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Billy Childs: The Perfect Picture

Esther Berlanga-Ryan By

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AAJ: Your 2011 Grammy for "The Path Among The Trees," from Autumn: In Moving Pictures.

BC: Well, I won the Grammy for Best Instrumental Composition—"The Path Among The Trees." It's my third Grammy Award, and my 10th nomination, and my second for Best Instrumental Composition. This year, in 2011, I was nominated in two categories: Best Instrumental Composition and Best Large Jazz Ensemble Album—Mingus Big Band won that one. After I won, I got to hang with Herbie Hancock and Vince Mendoza, and we all went to the press room.

My nominations were two of six nominations for Artistshare artists this year; I was the only winner. Hopefully, Volume 3—whenever it comes out—will be acknowledged in the same way that Volumes 1 and 2 have been. It's been a great ride so far.

AAJ: What's the best thing you think you've ever done?

BC: Oh man! That was going to be my next statement. Have I told you that? It's weird that you would ask me that. It was right on my mind. The best thing that I have ever done, musically, ever, was a piece that I wrote, and it's called "The Voices of Angels," and I wrote it for the LA Master Chorale. It's funny you should ask that. I was just about to answer that question before you even asked me. There is this collection of poetry called "I Never Saw Another Butterfly," and basically it's poetry written by children in this concentration camp called Terezin, in the Czech Republic. It's basically a fortress that was built by this guy in Prussia before it became the Czech Republic, but the Nazis used it as a concentration camp for Jews, so it's kind of a town that's built around this fortress, but the fortress itself was the actual concentration camp, and the town was also occupied by the Nazis.

It was a place where the Nazis would let the Jewish culture thrive because the Nazis wanted to look good in the eyes of the world community, and still were hiding the fact that they were exterminating Jews. So they wanted to give the impression that they were just occupying these ghettos and letting Jews keep their culture. So basically, they would let cultural things happen, and one of the things that they did was to let the children start a newspaper. And in this newspaper there were articles, poetry, drawn pictures. And a lot of this poetry was saved after the war ended, and most of the children did not survive—they died of typhus. I took six of these poems—and they are really heart breaking poems—and I set them to music score for a whole chorus, like 120 voices, a full orchestra, which is like 70 people, and two vocal soloists. And basically what I did was, I took the poetry and I arranged it so that it started from a place of darkness and despair, sadness and anger, and kind of morphed in tone so that the tone will change gradually, so by the end of the piece it was this ecstatic vision of life- affirming poetry.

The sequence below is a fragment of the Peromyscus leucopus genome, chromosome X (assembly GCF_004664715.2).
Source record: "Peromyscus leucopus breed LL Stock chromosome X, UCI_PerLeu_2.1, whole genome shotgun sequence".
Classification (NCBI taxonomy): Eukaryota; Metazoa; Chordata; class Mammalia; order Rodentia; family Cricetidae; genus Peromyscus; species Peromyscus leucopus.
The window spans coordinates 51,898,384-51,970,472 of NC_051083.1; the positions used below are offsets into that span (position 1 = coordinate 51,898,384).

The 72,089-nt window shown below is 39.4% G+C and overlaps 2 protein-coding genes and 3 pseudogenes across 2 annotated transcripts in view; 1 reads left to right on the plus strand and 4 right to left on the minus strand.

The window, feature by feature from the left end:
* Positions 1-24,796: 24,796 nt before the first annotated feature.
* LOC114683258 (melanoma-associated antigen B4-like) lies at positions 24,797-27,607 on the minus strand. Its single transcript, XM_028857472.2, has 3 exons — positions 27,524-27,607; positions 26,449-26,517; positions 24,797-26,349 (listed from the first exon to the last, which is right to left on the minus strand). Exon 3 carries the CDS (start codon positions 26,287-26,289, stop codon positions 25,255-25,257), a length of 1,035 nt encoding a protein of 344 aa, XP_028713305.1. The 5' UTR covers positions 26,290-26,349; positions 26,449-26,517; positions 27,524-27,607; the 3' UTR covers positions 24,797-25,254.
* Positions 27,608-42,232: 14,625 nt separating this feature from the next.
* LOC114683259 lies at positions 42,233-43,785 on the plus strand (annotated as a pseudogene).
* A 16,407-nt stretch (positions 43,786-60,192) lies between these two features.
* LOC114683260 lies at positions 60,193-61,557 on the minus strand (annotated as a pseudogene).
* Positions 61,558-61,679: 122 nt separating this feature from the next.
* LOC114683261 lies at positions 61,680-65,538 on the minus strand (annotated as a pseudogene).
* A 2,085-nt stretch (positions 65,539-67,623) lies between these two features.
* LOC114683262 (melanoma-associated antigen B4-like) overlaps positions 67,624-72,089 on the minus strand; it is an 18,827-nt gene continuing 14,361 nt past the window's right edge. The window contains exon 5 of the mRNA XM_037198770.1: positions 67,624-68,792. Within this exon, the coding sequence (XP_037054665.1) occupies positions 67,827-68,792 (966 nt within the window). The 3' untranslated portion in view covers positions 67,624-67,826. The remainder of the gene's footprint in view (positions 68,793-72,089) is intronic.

You know, that is why I compose music—so that my music can be looked at as a gift to humanity. I think that all musicians ultimately want to contribute to humanity, in the sense that our music is something that has a healing effect on our troubled state of affairs. The poems were so powerful that I felt compelled to honor them as closely as I possibly could. I looked at every sentence, at every word in that sentence, and asked myself, "How does it make you feel?" Then I tried to musically describe that feeling, using everything I knew about harmony, melody, rhythm, orchestration, et cetera.

Emotionally, I envisioned my own boys with their hair matted and filthy, with rags on their bodies, their ribs showing, with tears in their eyes, and having seen murders, death, desperation. My boys were twelve and eight at the time when I composed it, so they were at the same age as many of these children. Needless to say, these constant daily visions, while musically motivating, were the source of great stress, depression, and angst. Still, I wouldn't exchange that experience for anything.

I did approach the words as though they were a soundtrack to the lives within the confined walls of Terezin—a soundtrack where a butterfly, with its gently fluttering yellow wings, represents a freedom these doomed children will never know—and has the same emotional weight as ..."30,000 souls who will see their own blood spilled." A soundtrack where ..."the dandelions call to me" and "death wields an icy scythe." The arc of the piece had to be a journey from darkness to light, from despair to hope. That tells the story of the resilience of these beautiful children. I wanted to emphasize that, in spite of all the unnatural shit that they have seen, they remain—as children most often do—optimistic, which requires such superhuman strength! There is a section on one of the poems, "Birdsong," where it says, "Hey, try to open up your heart to beauty; go to the woods someday and weave a wreath of memory there. Then if the tears obscure your way, you'll know how wonderful it is to be alive." It is so simple, powerful, and beautiful, that the music just made itself evident to me immediately. That passage to me is the central idea of the entire piece; it literally brought tears to my eyes as I was composing it.

I spent a year composing this piece. And when we performed it, we had, like, ten minutes' standing ovation, four curtain calls. ... I had people coming to me crying. ... It was, like, two hours before the last person left after the concert was over. It was the most amazing experience I have ever had.


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